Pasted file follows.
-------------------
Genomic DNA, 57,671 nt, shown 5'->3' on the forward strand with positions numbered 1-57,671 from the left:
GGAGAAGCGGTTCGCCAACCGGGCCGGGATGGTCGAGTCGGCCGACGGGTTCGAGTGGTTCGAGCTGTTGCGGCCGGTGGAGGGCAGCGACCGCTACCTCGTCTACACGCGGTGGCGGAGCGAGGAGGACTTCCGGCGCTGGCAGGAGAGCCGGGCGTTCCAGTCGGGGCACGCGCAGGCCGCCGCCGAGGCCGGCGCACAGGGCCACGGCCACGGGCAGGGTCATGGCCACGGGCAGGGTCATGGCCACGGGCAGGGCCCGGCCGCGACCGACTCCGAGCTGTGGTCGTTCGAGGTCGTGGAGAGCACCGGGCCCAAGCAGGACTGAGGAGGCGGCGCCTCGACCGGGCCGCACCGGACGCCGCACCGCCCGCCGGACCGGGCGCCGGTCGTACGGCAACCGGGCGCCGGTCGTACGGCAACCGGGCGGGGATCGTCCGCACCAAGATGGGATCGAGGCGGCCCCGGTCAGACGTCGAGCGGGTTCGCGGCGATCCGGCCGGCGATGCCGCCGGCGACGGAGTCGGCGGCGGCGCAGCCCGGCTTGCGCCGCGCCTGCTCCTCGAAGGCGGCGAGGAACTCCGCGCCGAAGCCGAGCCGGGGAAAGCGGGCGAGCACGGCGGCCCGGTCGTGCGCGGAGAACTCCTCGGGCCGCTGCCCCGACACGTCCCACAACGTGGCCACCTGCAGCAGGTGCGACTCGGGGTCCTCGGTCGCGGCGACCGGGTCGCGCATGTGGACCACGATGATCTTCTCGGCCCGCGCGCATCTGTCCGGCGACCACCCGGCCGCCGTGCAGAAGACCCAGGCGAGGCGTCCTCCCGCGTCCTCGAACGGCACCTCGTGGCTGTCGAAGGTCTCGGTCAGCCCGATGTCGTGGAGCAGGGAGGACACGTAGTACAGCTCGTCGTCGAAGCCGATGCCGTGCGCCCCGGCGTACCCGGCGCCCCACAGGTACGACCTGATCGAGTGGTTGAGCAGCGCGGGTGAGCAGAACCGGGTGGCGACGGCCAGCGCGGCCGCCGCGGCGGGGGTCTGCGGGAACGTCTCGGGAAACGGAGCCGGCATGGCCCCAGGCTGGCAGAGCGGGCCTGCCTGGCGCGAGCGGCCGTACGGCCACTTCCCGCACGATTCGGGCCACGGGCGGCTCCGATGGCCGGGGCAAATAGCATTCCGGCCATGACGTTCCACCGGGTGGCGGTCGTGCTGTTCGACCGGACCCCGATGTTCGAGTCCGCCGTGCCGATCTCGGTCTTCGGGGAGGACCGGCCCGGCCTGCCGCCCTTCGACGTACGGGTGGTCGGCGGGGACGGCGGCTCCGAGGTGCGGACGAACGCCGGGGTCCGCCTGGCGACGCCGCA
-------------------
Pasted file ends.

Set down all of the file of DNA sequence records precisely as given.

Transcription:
Genomic DNA, 57,671 nt, shown 5'->3' on the forward strand with positions numbered 1-57,671 from the left:
GGAGAAGCGGTTCGCCAACCGGGCCGGGATGGTCGAGTCGGCCGACGGGTTCGAGTGGTTCGAGCTGTTGCGGCCGGTGGAGGGCAGCGACCGCTACCTCGTCTACACGCGGTGGCGGAGCGAGGAGGACTTCCGGCGCTGGCAGGAGAGCCGGGCGTTCCAGTCGGGGCACGCGCAGGCCGCCGCCGAGGCCGGCGCACAGGGCCACGGCCACGGGCAGGGTCATGGCCACGGGCAGGGTCATGGCCACGGGCAGGGCCCGGCCGCGACCGACTCCGAGCTGTGGTCGTTCGAGGTCGTGGAGAGCACCGGGCCCAAGCAGGACTGAGGAGGCGGCGCCTCGACCGGGCCGCACCGGACGCCGCACCGCCCGCCGGACCGGGCGCCGGTCGTACGGCAACCGGGCGCCGGTCGTACGGCAACCGGGCGGGGATCGTCCGCACCAAGATGGGATCGAGGCGGCCCCGGTCAGACGTCGAGCGGGTTCGCGGCGATCCGGCCGGCGATGCCGCCGGCGACGGAGTCGGCGGCGGCGCAGCCCGGCTTGCGCCGCGCCTGCTCCTCGAAGGCGGCGAGGAACTCCGCGCCGAAGCCGAGCCGGGGAAAGCGGGCGAGCACGGCGGCCCGGTCGTGCGCGGAGAACTCCTCGGGCCGCTGCCCCGACACGTCCCACAACGTGGCCACCTGCAGCAGGTGCGACTCGGGGTCCTCGGTCGCGGCGACCGGGTCGCGCATGTGGACCACGATGATCTTCTCGGCCCGCGCGCATCTGTCCGGCGACCACCCGGCCGCCGTGCAGAAGACCCAGGCGAGGCGTCCTCCCGCGTCCTCGAACGGCACCTCGTGGCTGTCGAAGGTCTCGGTCAGCCCGATGTCGTGGAGCAGGGAGGACACGTAGTACAGCTCGTCGTCGAAGCCGATGCCGTGCGCCCCGGCGTACCCGGCGCCCCACAGGTACGACCTGATCGAGTGGTTGAGCAGCGCGGGTGAGCAGAACCGGGTGGCGACGGCCAGCGCGGCCGCCGCGGCGGGGGTCTGCGGGAACGTCTCGGGAAACGGAGCCGGCATGGCCCCAGGCTGGCAGAGCGGGCCTGCCTGGCGCGAGCGGCCGTACGGCCACTTCCCGCACGATTCGGGCCACGGGCGGCTCCGATGGCCGGGGCAAATAGCATTCCGGCCATGACGTTCCACCGGGTGGCGGTCGTGCTGTTCGACCGGACCCCGATGTTCGAGTCCGCCGTGCCGATCTCGGTCTTCGGGGAGGACCGGCCCGGCCTGCCGCCCTTCGACGTACGGGTGGTCGGCGGGGACGGCGGCTCCGAGGTGCGGACGAACGCCGGGGTCCGCCTGGCGACGCCGCA